Case note on ahluwalia Essay

1289 Words Oct 31st, 2013 6 Pages
R. V Kiranjit Ahluwalia [1993] 96 Cr. APP. R. 133 Court of Appeal


In this case, R. V Kiranjit Ahluwalia1, the appellant is kiranjit Ahluwalia and the respondent is Regina (the Crown). The Legal issue in the case was whether the use of provocation as a defense could stand as she had sufficient time to consider her action and also if it could stand as a defence to person who has suffered domestic abuse with resulted in a battered woman’s syndrome.

The Crown court convicted her of Murder and rejected the defence of provocation. The court of appeal overturned the conviction and ordered a retrial.

On the
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See R v Taaka12 who submitted evidence suggesting that the appellant suffered from chronic posttraumatic stress disorder. Lord Taylor held that the references to sudden and temporary loss of self control were correct and in accordance with well accepted Law.

The appellant’s last submission is in relation to the issue of diminished responsibility. The appellant gave evidence to the court in a number of psychiatric reports proving that at the time of the killing, the appellant’s mental state was diminished according to the 1957 Act13. The Judge believed that on this ground of appeal, the appellant was on stronger ground. The judge found that at the time of the killing there was in fact medical evidence to show that she was suffering from Endogenous depression, which according to some experts could be a major medical depressive disorder. In relation to the issue of a new defence, the judge allowed that a new defence could be raised in order to give the defendant the opportunity to run different defences14.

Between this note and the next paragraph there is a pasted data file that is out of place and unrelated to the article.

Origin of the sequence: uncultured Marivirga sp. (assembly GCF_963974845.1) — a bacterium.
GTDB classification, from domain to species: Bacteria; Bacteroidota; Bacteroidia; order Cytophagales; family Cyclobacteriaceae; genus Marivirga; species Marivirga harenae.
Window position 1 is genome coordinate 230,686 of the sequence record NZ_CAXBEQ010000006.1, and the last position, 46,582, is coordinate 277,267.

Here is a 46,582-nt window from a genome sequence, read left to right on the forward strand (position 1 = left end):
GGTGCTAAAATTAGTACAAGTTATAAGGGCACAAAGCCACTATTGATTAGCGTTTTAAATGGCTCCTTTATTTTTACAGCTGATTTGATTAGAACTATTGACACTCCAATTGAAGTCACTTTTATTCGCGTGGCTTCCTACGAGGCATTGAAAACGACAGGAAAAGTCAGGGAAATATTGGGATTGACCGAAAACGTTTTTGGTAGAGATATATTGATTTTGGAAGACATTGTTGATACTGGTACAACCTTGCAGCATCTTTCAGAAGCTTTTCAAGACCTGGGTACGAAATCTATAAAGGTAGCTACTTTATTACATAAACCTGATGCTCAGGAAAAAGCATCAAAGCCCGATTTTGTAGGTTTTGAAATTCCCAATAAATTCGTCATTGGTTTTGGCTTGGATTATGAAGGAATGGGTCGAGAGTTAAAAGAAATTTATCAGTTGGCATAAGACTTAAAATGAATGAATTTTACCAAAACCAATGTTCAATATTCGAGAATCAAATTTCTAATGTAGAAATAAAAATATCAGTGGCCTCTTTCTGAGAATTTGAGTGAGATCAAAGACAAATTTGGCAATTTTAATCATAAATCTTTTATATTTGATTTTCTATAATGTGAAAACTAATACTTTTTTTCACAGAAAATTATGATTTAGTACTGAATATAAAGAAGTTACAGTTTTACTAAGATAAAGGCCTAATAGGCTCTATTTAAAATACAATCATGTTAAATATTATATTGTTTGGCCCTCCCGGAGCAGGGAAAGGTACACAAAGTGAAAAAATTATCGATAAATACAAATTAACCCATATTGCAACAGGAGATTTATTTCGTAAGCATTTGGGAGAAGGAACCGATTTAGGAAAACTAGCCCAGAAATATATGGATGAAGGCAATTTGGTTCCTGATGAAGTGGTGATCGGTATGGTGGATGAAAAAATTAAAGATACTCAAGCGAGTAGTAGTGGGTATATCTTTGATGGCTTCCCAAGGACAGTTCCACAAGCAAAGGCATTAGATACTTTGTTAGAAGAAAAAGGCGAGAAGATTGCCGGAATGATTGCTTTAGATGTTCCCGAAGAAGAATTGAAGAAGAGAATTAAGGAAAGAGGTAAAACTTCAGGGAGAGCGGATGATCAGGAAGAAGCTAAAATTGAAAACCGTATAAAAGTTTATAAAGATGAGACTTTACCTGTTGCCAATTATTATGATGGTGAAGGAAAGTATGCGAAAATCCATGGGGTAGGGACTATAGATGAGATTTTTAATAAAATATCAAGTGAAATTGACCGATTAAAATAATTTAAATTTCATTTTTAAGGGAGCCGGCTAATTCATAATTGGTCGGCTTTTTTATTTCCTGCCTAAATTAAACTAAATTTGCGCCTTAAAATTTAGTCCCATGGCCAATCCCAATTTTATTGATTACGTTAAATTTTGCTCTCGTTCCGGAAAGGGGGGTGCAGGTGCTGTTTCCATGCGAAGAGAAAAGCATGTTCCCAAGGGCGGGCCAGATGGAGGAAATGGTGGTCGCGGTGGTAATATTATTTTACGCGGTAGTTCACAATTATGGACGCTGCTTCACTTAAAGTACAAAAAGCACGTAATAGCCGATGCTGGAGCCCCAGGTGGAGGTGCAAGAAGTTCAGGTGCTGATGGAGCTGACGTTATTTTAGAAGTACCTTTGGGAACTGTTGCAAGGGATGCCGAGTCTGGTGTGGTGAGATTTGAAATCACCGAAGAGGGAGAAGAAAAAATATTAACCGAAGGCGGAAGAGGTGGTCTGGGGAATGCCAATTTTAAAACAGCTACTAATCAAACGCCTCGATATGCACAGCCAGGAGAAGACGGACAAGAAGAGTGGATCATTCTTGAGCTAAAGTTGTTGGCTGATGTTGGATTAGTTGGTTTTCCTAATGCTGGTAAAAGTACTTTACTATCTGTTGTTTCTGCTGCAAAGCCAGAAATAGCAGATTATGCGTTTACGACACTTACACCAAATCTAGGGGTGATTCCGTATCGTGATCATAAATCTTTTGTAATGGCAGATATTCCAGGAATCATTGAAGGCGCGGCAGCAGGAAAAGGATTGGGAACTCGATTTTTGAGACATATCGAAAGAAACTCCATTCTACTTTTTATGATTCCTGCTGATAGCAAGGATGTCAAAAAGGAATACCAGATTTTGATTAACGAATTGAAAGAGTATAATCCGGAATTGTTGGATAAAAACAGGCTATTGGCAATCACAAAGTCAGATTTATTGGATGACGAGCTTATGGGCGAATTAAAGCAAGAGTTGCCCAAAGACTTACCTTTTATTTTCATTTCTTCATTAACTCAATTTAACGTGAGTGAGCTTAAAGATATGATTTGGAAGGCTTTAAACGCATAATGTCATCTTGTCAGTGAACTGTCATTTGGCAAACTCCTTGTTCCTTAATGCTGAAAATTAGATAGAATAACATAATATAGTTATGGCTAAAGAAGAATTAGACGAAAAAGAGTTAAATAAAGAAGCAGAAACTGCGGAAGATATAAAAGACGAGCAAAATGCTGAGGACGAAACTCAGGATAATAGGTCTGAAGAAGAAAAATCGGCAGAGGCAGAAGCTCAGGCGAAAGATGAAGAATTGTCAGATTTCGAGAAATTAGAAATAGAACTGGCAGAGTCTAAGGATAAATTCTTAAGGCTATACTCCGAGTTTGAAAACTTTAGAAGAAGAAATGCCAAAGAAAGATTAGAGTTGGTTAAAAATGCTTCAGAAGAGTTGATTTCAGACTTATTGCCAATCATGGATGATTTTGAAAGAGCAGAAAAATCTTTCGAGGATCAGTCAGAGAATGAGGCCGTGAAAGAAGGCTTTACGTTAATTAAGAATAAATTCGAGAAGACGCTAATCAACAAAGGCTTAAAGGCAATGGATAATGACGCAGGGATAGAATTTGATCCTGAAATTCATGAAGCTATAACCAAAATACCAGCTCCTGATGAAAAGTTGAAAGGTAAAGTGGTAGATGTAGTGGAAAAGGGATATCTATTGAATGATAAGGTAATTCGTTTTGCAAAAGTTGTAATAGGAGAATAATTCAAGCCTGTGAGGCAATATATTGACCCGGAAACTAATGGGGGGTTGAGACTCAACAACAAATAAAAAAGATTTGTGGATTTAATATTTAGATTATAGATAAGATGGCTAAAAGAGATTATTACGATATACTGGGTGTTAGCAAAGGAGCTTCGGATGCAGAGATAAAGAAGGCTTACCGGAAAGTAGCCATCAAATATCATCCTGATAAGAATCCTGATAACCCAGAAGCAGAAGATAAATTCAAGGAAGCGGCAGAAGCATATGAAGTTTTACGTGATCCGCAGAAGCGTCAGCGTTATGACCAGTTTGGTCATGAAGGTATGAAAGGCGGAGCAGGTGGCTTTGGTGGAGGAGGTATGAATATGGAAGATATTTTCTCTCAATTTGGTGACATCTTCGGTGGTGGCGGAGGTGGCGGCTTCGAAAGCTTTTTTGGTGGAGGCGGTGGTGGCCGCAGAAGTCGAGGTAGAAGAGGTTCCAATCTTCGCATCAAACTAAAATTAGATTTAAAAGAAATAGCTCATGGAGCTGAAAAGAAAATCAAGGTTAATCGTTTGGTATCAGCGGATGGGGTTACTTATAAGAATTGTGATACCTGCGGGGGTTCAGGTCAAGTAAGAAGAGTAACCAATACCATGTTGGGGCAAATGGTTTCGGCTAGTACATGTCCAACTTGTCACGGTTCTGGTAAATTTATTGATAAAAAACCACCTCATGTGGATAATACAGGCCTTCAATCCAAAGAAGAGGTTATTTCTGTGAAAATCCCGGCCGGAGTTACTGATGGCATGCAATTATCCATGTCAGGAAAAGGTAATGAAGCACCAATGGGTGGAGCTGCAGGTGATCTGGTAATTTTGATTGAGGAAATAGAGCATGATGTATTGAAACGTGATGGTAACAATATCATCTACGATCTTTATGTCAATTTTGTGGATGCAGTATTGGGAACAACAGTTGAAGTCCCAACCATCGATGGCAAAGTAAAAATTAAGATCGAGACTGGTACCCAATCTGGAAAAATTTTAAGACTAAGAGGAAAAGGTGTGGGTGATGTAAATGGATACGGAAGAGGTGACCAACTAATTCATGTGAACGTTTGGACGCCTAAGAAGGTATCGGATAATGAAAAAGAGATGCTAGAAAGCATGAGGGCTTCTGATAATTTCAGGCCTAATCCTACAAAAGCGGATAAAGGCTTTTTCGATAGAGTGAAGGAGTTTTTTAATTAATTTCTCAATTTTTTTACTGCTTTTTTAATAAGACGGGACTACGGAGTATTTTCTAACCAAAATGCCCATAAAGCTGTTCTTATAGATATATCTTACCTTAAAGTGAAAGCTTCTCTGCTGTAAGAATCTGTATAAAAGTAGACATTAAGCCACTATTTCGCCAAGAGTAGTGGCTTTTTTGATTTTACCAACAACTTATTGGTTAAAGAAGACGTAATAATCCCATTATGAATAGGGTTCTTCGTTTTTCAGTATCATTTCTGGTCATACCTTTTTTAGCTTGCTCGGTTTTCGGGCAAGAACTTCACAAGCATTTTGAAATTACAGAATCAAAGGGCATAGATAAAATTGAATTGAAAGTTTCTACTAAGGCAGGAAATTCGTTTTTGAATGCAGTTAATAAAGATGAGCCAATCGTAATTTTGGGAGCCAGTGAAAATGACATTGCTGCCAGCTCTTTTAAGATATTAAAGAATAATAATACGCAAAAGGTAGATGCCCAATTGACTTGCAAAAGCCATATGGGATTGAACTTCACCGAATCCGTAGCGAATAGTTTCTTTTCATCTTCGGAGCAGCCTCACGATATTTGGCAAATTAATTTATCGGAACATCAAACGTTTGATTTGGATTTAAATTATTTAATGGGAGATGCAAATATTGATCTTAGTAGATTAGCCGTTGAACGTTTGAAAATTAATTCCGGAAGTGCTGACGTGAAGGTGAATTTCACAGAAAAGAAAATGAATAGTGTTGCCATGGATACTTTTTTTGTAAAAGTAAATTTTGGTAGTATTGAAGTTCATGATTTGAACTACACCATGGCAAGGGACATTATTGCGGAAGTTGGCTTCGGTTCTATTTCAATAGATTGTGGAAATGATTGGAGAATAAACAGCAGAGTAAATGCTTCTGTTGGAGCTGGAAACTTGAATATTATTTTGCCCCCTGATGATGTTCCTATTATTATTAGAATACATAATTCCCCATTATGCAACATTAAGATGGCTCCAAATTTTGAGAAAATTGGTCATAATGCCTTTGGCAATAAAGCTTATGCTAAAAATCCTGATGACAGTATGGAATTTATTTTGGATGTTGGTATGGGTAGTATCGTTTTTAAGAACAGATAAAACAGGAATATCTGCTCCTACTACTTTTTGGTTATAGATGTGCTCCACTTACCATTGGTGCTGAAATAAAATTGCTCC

On this ground of appeal, the judge held that due to the exceptional nature of the case, considered it appropriate to admit new evidence under the 1968 Act15 and that on the ground of diminished responsibility they considered the verdict of the jury to be unsafe. As a result of this they quashed the conviction of murder and ordered a

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